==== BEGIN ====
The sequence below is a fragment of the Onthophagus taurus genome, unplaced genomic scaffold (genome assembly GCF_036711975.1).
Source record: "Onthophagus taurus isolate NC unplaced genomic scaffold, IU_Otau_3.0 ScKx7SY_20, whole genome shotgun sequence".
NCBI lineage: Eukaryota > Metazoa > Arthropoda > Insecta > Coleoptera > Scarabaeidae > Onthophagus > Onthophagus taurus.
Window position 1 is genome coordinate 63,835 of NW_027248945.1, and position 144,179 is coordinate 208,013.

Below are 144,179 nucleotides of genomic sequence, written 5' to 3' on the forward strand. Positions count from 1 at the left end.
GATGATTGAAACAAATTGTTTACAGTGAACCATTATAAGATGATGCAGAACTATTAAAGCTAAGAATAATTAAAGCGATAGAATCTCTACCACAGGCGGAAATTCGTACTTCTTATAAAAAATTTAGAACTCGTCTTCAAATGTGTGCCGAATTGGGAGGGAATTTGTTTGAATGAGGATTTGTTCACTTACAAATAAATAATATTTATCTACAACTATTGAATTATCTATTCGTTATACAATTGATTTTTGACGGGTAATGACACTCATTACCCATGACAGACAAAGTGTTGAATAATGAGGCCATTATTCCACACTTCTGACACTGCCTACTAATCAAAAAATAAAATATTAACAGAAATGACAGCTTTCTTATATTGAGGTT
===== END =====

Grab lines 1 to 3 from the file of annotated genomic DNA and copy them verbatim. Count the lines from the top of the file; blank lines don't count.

The sequence below is a fragment of the Onthophagus taurus genome, unplaced genomic scaffold (genome assembly GCF_036711975.1).
Source record: "Onthophagus taurus isolate NC unplaced genomic scaffold, IU_Otau_3.0 ScKx7SY_20, whole genome shotgun sequence".
NCBI lineage: Eukaryota > Metazoa > Arthropoda > Insecta > Coleoptera > Scarabaeidae > Onthophagus > Onthophagus taurus.